"Kuahiwi's experience with the British White illustrates the practical application of heritage breeds to a viable, localized food system.
In fact, the ranch has been so successful with British Whites that it is now able to supply Whole Foods Market with 10 head a month.”
           The Galimbas will offer tasting of their British White Beef at Whole Foods on O`ahu in Kailua this Saturday from noon to 4 p.m. and at Whole Foods Kohala on Sunday from 11 a.m. to 3 p.m.
       Chef and restaurateur Alan Wong was quoted in the story as describing the Kuahiwi beef as “a great product," Wong told the reporter that "The most important thing is how the animals are cared for, what they are fed, and Al Galimba takes good care. It's a locally raised product by a local family, and I always support that." See more at www.staradvertiser.com.  Also see www.kuahiwiranch.com

See hawaiizerowaste.org
THE COST OF COMMERCIAL TRASH HAULING COULD SOAR, as county fees may follow the nearly 300 percent increase in surcharges proposed by the state on landfill operations. According to a story in this morning’s Hawai`i Tribune Herald, “The surcharge, currently 25 cents to 25 cents a ton, could rise to as much as $1.35 a ton under a bill that has so far seen little traction in the state Legislature. Writer Nancy Cook Lauer explained that the state surcharge pays “for the state Department of Health’s monitoring of solid waste operations.” According to the story, county Environmental Management Director Bobby Leithead Todd is considering “whether the county would be better off adding a cost factor, similar to the Department of Water Supply’s power cost component on water bills, to account for costs the department has no control over.”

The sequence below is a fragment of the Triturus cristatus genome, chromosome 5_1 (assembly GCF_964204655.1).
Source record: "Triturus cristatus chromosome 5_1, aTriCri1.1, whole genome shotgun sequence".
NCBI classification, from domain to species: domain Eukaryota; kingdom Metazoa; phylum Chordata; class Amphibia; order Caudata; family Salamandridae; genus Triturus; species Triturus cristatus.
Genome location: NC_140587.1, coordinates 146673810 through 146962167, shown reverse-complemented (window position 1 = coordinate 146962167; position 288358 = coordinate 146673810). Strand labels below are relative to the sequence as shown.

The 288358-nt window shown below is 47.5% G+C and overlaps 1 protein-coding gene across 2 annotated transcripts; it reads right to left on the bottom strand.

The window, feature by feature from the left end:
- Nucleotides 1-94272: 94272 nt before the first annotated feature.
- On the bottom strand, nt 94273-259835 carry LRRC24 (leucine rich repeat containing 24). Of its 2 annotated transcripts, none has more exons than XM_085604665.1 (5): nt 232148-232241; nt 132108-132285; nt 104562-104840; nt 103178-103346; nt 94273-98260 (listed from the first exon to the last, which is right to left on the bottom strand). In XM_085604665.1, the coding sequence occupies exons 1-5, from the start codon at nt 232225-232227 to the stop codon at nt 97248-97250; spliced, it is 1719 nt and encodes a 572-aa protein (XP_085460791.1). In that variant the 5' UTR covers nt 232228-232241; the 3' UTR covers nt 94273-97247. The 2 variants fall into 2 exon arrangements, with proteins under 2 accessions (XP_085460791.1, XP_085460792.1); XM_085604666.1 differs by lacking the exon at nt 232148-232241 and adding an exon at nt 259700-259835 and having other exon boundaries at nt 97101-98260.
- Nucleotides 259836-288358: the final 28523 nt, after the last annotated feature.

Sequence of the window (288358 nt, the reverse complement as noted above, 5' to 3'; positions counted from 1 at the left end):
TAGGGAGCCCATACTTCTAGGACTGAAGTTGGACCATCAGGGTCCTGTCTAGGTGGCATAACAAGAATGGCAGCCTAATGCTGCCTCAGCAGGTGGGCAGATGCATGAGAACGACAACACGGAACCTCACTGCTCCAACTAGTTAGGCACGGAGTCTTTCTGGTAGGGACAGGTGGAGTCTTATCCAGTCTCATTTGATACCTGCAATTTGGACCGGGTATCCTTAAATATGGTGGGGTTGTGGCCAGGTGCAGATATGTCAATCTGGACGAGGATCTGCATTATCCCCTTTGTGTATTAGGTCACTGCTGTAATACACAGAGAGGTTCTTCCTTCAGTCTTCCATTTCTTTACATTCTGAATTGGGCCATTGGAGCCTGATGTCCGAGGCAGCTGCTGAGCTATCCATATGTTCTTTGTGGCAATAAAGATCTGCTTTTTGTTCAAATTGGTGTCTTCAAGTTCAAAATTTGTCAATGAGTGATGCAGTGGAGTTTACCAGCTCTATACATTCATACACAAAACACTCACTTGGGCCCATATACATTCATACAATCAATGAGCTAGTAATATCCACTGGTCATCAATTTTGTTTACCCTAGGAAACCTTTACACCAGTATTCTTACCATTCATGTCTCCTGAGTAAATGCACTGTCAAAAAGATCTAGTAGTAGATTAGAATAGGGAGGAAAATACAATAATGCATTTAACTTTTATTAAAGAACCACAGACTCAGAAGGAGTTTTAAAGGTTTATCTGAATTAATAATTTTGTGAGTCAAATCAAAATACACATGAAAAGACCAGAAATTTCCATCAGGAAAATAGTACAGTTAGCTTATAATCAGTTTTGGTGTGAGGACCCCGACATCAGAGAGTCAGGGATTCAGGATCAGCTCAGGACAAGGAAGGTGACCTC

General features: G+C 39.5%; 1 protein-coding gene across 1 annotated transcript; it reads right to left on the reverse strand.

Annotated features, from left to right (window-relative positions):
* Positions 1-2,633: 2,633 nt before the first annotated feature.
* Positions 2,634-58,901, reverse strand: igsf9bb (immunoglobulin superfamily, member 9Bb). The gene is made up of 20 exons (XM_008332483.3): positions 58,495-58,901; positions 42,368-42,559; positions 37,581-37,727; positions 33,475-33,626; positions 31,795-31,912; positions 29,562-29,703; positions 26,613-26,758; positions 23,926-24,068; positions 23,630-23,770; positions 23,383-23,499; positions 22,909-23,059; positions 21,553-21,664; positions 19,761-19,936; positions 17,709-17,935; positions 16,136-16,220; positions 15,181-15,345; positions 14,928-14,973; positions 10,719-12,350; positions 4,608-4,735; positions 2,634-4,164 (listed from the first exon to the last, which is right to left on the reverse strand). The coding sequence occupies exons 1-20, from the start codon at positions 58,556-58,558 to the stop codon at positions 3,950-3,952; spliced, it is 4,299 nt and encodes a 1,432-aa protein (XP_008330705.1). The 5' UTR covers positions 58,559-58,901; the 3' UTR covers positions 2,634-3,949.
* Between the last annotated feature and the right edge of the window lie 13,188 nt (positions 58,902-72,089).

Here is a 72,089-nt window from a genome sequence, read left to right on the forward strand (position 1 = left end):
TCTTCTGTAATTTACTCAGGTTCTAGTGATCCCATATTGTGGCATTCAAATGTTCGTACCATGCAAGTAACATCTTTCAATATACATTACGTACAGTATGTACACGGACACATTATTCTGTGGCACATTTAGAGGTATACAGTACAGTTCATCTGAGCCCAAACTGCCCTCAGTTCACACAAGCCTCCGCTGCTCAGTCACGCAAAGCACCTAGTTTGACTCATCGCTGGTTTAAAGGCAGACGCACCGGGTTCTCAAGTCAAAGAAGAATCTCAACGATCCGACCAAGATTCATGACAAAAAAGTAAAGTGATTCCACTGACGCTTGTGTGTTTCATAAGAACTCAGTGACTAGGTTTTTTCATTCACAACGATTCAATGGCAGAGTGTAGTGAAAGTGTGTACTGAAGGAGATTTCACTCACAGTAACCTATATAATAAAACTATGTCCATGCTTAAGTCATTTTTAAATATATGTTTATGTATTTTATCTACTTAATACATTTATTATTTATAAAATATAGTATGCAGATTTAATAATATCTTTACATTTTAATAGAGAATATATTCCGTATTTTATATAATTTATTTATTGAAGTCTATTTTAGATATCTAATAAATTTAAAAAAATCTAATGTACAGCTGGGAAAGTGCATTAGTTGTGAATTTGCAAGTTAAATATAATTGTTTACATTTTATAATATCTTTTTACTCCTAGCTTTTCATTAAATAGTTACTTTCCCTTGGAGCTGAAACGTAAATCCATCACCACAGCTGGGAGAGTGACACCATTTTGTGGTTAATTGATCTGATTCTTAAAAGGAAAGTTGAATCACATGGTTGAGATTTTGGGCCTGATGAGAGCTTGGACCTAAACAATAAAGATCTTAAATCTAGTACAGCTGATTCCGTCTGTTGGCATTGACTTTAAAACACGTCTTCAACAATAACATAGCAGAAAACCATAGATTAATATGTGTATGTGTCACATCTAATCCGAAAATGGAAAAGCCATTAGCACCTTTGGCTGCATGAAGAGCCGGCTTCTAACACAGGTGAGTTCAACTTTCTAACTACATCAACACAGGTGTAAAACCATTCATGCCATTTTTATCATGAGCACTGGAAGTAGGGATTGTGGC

The story reports that tipping fees account for about $6.3 million of the $25 million county solid waste budget. However, costs for fuel, equipment, and union labor keep going up. See more at www.hawaiitribune-herald.com
      Commercial trash hauling in Ka`u is particularly expensive, requiring a long drive to Hilo or Kona, as, technically, no commercial trash is allowed at the public transfer stations. The old practice of dumping on open land or into gulches can draw steep fines. Even those collecting trash from an elderly person’s home, if paid, are supposed to be hauling it to designated tipping stations in Hilo or Kona, a distance that garners a huge expense in fuel and time.
     Hawaii Zero Waste organizers recommend that everyone Reduce, Reuse and Recycle to cut down the expense of garbage. See
www.hawaiizerowaste.org.

Dick Hershberger resumes his role as Thomas Jaggar next Monday
 at 10 a.m. Photo from KDEN
ANOTHER LAW SUIT has been filed in the tragic accident that left Ka`u residents Trini Ballesteros and Richard Taylor and three visitors dead near the Punalu`u Stream bridge on Highway 11. The law suit is being brought by the family of Taylor against the family estate of Donald and Patricia Ingoglia. Donald Ingoglia, who died along with his son and grandson, was the driver of the Nissan Altima rental car, whom the plaintiffs claim negligently crossed the center line and crashed head-on into the 2002 Ford F-350 dually pickup truck that caught on fire. The accident killed all five. Another suit was recently filed by the family of Trinidad Ballesteros. See more at www.hawaiitribune-herald.com.